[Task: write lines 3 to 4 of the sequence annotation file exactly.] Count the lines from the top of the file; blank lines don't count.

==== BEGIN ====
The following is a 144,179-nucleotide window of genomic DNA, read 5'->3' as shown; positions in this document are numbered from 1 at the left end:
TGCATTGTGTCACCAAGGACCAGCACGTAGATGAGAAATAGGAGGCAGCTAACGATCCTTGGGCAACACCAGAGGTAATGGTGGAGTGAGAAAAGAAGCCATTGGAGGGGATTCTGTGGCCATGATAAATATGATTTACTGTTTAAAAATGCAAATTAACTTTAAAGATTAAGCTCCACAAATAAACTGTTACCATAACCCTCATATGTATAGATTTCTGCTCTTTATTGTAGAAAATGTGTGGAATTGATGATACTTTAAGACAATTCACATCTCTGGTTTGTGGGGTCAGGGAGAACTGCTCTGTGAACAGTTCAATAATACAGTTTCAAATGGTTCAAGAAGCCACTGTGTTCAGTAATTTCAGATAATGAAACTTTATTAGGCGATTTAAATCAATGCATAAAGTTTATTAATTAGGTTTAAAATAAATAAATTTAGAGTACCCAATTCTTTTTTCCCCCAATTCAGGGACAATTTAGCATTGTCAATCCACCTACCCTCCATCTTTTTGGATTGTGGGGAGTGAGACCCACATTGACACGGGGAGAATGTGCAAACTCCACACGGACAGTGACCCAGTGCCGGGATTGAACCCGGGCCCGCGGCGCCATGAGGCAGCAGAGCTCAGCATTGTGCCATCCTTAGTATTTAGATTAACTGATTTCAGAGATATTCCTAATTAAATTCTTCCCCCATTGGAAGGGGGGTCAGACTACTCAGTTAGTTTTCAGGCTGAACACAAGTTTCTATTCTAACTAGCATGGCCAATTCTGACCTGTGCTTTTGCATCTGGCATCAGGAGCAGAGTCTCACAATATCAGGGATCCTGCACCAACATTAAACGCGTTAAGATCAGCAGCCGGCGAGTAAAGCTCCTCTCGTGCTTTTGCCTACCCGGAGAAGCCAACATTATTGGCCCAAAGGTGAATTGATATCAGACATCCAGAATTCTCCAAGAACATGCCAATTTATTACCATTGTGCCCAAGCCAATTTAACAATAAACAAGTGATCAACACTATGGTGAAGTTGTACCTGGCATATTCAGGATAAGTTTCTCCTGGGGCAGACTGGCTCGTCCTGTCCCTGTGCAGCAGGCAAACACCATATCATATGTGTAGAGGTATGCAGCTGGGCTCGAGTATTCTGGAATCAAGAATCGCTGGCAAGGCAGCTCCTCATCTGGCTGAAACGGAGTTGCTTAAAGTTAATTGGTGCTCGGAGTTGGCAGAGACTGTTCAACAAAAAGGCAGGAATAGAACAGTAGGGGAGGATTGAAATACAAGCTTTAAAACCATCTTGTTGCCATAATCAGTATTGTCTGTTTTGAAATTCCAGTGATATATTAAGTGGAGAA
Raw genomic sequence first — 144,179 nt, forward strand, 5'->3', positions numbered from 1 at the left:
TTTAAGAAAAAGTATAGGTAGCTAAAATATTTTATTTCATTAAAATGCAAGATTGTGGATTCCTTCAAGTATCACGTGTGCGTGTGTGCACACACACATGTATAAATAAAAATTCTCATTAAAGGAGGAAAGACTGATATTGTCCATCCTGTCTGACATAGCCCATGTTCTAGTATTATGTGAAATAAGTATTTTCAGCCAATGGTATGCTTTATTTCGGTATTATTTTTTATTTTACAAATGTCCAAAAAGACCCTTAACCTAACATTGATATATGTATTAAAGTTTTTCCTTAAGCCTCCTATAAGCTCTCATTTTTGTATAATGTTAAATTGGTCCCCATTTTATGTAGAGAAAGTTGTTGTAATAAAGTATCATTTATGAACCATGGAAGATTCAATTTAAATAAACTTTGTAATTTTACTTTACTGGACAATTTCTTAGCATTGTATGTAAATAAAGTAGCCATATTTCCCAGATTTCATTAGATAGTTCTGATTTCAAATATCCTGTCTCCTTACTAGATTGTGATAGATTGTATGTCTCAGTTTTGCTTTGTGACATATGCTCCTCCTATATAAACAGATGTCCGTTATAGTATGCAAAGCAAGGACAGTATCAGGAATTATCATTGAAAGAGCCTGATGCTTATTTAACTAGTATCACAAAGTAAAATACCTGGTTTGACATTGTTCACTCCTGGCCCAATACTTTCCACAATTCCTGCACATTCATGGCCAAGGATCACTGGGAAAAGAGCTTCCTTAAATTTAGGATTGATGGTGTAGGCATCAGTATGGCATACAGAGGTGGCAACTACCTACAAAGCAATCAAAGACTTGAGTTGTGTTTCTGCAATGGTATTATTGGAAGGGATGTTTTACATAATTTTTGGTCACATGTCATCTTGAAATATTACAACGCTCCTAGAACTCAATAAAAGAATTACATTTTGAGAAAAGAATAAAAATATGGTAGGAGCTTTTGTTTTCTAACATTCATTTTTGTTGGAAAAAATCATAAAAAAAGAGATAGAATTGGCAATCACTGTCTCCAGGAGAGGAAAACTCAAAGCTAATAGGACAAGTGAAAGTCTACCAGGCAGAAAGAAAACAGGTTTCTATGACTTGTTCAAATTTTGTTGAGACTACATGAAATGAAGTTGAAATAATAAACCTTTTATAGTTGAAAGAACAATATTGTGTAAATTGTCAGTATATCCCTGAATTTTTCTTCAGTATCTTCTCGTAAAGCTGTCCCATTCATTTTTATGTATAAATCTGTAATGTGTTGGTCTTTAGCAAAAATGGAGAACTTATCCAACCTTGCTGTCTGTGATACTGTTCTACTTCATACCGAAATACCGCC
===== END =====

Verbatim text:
Raw genomic sequence first — 144,179 nt, forward strand, 5'->3', positions numbered from 1 at the left:
TTTAAGAAAAAGTATAGGTAGCTAAAATATTTTATTTCATTAAAATGCAAGATTGTGGATTCCTTCAAGTATCACGTGTGCGTGTGTGCACACACACATGTATAAATAAAAATTCTCATTAAAGGAGGAAAGACTGATATTGTCCATCCTGTCTGACATAGCCCATGTTCTAGTATTATGTGAAATAAGTATTTTCAGCCAATGGTATGCTTTATTTCGGTATTATTTTTTATTTTACAAATGTCCAAAAAGACCCTTAACCTAACATTGATATATGTATTAAAGTTTTTCCTTAAGCCTCCTATAAGCTCTCATTTTTGTATAATGTTAAATTGGTCCCCATTTTATGTAGAGAAAGTTGTTGTAATAAAGTATCATTTATGAACCATGGAAGATTCAATTTAAATAAACTTTGTAATTTTACTTTACTGGACAATTTCTTAGCATTGTATGTAAATAAAGTAGCCATATTTCCCAGATTTCATTAGATAGTTCTGATTTCAAATATCCTGTCTCCTTACTAGATTGTGATAGATTGTATGTCTCAGTTTTGCTTTGTGACATATGCTCCTCCTATATAAACAGATGTCCGTTATAGTATGCAAAGCAAGGACAGTATCAGGAATTATCATTGAAAGAGCCTGATGCTTATTTAACTAGTATCACAAAGTAAAATACCTGGTTTGACATTGTTCACTCCTGGCCCAATACTTTCCACAATTCCTGCACATTCATGGCCAAGGATCACTGGGAAAAGAGCTTCCTTAAATTTAGGATTGATGGTGTAGGCATCAGTATGGCATACAGAGGTGGCAACTACCTACAAAGCAATCAAAGACTTGAGTTGTGTTTCTGCAATGGTATTATTGGAAGGGATGTTTTACATAATTTTTGGTCACATGTCATCTTGAAATATTACAACGCTCCTAGAACTCAATAAAAGAATTACATTTTGAGAAAAGAATAAAAATATGGTAGGAGCTTTTGTTTTCTAACATTCATTTTTGTTGGAAAAAATCATAAAAAAAGAGATAGAATTGGCAATCACTGTCTCCAGGAGAGGAAAACTCAAAGCTAATAGGACAAGTGAAAGTCTACCAGGCAGAAAGAAAACAGGTTTCTATGACTTGTTCAAATTTTGTTGAGACTACATGAAATGAAGTTGAAATAATAAACCTTTTATAGTTGAAAGAACAATATTGTGTAAATTGTCAGTATATCCCTGAATTTTTCTTCAGTATCTTCTCGTAAAGCTGTCCCATTCATTTTTATGTATAAATCTGTAATGTGTTGGTCTTTAGCAAAAATGGAGAACTTATCCAACCTTGCTGTCTGTGATACTGTTCTACTTCATACCGAAATACCGCC